Week in politics: Biden says there is no federal solution to the pandemic
DAVID GURA, HOST:
Well, joining us now is NPR's Ron Elving. Ron, Happy New Year. Good morning.
RON ELVING, BYLINE: Happy New Year. Good to be with you, David.
GURA: Ron, you heard Cici (ph) there talking about the bones of the American economy being good. President Biden was elected, of course, in part to help steer the economy back to a better position. Let's talk about that perception gap we got into in the interview - sort of does the American public share the perception that the economy is improving?
ELVING: Not across the board, no. Now jobs are good. Wages are up. Stock markets are in record territory. But every silver lining has a cloud, David. In this case, as you've already said, it's inflation. And inflation has brought back bad memories of a time when it was much worse back in the '70s and the '80s. So there's a tendency for people to look at the cloud and for one overriding issue of the day, to affect the way people see other issues. That can work in favor of a popular president in good times, but it can also work the other way. And right now, the overrider is the pandemic. And whether it's the disease that one fears or the mandates, that bleeds over into polling on everything else, including the economy.
GURA: Let's talk a bit about the pandemic - the U.S. now averaging 378,000 new cases a day. Public health officials believe that's an undercount, Ron. And earlier this week, when talking to the nation's governors about the pandemic, President Biden said there is no federal solution. This gets solved at the state level. So it's this kind of pandemic federalism, which sounds kind of like something we heard from the previous president.
ELVING: Yes. It's almost an echo in a sense, but the context is quite different. Former President Trump, almost two years ago, called the governors and said, look; this is on you. You're going to have to handle it. We'll try to get you some help. But at the time, he was also in a mode of downplaying the threat, the disease itself. He later told Bob Woodward he was trying to prevent panic in the country. Now we're two years into this. The federal government has done far more than anyone ever imagined, from the CDC work to trillions of dollars in relief spending, so the pushback from governors these days is quite different. We see a lot of the governors saying, leave us alone. We don't want your federal mandates. Let us decide what we want our people to do. So Biden's dealing with a very different political equation. And these remarks carry a different meaning.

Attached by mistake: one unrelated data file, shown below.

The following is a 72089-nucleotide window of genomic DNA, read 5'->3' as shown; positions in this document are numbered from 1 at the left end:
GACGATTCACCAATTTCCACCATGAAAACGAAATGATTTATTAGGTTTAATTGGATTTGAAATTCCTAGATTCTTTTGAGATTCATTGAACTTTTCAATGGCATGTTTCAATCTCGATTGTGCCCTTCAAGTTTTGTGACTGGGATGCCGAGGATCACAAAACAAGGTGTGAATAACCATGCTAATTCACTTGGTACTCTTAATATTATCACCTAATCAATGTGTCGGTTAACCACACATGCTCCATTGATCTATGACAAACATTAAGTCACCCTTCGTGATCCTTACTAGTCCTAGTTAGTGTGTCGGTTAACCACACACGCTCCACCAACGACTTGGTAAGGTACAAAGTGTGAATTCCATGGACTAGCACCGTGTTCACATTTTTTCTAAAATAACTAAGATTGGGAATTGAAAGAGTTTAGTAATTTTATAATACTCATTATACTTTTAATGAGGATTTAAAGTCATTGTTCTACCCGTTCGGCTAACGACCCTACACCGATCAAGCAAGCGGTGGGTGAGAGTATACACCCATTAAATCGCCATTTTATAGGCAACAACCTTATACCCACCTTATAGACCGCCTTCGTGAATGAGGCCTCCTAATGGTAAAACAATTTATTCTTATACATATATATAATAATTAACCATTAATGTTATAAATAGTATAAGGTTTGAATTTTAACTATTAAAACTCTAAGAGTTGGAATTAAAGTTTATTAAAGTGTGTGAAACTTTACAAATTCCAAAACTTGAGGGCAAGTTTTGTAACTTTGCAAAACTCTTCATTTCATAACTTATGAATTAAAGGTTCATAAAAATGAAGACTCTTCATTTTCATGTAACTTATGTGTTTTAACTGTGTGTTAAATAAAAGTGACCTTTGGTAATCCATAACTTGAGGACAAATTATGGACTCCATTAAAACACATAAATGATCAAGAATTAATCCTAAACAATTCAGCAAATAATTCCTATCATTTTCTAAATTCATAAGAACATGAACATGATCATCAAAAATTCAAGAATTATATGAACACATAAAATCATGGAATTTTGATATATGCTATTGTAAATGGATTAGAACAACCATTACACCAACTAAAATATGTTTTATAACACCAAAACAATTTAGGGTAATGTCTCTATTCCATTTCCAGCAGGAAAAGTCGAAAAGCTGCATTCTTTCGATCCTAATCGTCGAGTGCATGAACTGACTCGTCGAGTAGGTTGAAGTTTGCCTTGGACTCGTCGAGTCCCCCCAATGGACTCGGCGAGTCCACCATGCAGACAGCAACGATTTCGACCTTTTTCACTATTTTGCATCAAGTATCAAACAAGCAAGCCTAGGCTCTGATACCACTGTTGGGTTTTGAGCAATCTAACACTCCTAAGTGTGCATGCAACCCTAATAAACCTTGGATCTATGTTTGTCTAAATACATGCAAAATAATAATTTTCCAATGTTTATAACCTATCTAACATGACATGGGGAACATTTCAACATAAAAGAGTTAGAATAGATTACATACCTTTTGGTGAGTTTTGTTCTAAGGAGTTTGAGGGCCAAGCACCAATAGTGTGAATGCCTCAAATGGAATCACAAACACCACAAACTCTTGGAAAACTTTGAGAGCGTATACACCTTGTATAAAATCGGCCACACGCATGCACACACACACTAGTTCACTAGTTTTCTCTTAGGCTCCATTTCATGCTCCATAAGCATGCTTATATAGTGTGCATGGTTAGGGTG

GURA: President Biden had another conversation this week with Russian President Vladimir Putin. Russia has military forces near the border with Ukraine, and, from what you can tell, does it sound like there's been any progress toward easing those tensions between Vladimir Putin and the West?
ELVING: On the plus side, Putin asked for this call, and an actual invasion seems less imminent. But that's no guarantee, not even something to really put your weight down on. The basic impasse remains. Putin wants Ukraine back in his bloc, and he is adamant that it not become part of the West. So if he can't possess Ukraine, he wants it frozen in neutrality, which, of course, leaves it totally vulnerable - so no resolution in sight. We should expect Putin will keep the pressure up in the new year.
GURA: Something we're hearing the administration talk a bit about is its success appointing judges. President Biden has gotten more of his picks confirmed to the federal bench than any first year president since Ronald Reagan.
ELVING: That's hard to believe, isn't it?
GURA: Mm hmm.
ELVING: Nonetheless, 40 is the number and quite a few at the powerful appeals court level. Lots of judges are retiring at this moment, taking senior status - some of them, no doubt, with the thought that they'd rather have Joe Biden name their successor and perhaps get it through the Senate while the Democrats still have the majority. So we'll see if that dynamic continues in 2022.
GURA: One last question here just about the now late Democratic Senate Majority Leader Harry Reid, who passed away. His funeral, his memorial, is going to be next weekend. He's being remembered for nearly killing the filibuster and also encouraging a young senator from Illinois to run for president. That's the shorthand of his legacy. What do you think people should remember about Harry Reid?
ELVING: Yes. He took a very significant step towards finally dealing with the filibuster, although it is still with us. He at least curtailed it and was the first person to say, look; we're not going to allow this for presidential appointments. That really broke a logjam and moved us towards eliminating the filibuster someday. But Harry Reid was a fighter. He'd been an amateur boxer at one time. He also knew how to organize, how to build political infrastructure at all levels. So when he first broke into politics in Nevada, it was a pretty strong Republican stronghold at the federal level, and when he retired, it was dominated by Democrats, if often by narrow margins. He had a formula for what worked, and it started at the roots of the party with the people the party was meant to serve. And it's an example that Democrats elsewhere might well want to follow.
GURA: NPR's Ron Elving. Ron, always a pleasure to talk to you. Thank you very much.
ELVING: Thank you, David.
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